Thyrotoxicosis (overactive thyroid gland) occurs when the thyroid produces too much hormone. This can produce a number of symptoms including weight loss, feeling excessively hot, tremors, diarrhoea, menstrual irregularities in women, and eye problems.
Thyrotoxicosis occurs in two forms – Grave’s disease, which occurs most commonly in young women, and toxic nodular goitre, which usually occurs in middle aged and elderly people who have had thyroid nodules (goitre) for many years.
The initial treatment for thyrotoxicosis is with medication that reduces hormone production, most commonly one called carbimazole. This medication will only give a long-term cure in around 50% of people, however.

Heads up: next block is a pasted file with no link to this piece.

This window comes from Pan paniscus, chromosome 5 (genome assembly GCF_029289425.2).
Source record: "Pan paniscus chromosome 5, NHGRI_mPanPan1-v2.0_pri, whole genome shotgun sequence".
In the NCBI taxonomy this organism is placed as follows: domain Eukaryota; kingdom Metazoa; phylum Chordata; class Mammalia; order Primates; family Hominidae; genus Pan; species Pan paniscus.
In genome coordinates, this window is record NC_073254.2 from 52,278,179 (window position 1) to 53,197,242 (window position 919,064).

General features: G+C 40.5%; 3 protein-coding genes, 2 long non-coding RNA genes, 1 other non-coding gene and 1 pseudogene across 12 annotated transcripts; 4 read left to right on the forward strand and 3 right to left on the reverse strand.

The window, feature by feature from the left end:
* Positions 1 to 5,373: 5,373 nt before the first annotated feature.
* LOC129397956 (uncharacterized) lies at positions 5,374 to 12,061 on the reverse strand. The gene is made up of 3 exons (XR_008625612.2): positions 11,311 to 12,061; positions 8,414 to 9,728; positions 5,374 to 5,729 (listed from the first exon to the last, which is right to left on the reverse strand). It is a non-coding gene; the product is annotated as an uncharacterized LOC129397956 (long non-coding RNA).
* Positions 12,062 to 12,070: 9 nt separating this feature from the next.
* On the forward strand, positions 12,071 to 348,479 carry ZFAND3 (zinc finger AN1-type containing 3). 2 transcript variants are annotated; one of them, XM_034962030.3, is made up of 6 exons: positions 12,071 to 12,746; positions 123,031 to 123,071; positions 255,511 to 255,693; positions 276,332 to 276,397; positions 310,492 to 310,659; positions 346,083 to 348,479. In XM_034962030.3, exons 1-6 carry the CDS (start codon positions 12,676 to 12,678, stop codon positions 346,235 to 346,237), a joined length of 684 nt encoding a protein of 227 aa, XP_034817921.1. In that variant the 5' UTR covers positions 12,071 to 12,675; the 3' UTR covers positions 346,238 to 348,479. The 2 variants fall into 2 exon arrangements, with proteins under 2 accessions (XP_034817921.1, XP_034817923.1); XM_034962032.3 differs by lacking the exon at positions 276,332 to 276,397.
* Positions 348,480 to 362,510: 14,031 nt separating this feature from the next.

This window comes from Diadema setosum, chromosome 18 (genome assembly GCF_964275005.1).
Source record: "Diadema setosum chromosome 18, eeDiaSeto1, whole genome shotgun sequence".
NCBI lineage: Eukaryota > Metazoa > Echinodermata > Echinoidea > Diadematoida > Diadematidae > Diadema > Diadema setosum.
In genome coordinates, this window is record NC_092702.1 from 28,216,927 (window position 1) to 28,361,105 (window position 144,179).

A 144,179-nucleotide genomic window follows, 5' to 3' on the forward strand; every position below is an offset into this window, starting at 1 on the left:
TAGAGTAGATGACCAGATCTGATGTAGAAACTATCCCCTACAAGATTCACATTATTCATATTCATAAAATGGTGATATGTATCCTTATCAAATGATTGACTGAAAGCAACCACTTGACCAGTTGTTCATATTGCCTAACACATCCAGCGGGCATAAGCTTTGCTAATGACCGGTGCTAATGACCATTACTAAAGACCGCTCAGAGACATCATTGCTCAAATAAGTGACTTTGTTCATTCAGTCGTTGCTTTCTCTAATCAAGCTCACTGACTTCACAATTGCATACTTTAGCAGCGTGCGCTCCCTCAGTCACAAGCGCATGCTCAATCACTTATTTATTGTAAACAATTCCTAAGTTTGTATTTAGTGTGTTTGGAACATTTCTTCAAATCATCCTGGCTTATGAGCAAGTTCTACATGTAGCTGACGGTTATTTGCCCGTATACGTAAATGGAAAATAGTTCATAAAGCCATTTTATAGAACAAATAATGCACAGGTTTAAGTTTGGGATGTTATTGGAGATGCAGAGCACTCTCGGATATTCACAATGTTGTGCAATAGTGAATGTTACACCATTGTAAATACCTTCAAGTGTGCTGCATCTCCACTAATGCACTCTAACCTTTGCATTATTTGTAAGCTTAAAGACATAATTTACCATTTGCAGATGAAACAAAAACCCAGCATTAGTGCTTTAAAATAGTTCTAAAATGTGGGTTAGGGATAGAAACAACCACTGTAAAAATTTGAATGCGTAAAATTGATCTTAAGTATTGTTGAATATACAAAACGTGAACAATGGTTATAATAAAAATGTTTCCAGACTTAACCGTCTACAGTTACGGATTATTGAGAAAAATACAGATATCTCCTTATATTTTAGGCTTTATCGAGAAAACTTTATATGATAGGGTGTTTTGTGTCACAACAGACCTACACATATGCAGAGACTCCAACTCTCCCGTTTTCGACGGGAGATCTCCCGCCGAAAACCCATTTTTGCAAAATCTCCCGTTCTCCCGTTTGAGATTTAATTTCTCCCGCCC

If medication does not lead to a cure, then the options that remain are surgery to remove all of the thyroid gland, or radioactive iodine treatment. It is usually patient preference that decides which treatment is undertaken. There are some patients, however, in whom surgery is a better option:
- Those that want a rapid cure with no chance of needing further treatment
- Those with significant eye disease
- Those who have a large goitre
- Those who do not wish to be denied close contact with family members (particularly young children) for some time after treatment
The section on thyroid surgery covers specific details of what an operation on the thyroid involves, what you can expect in terms of length of stay in hospital and recovery afterwards.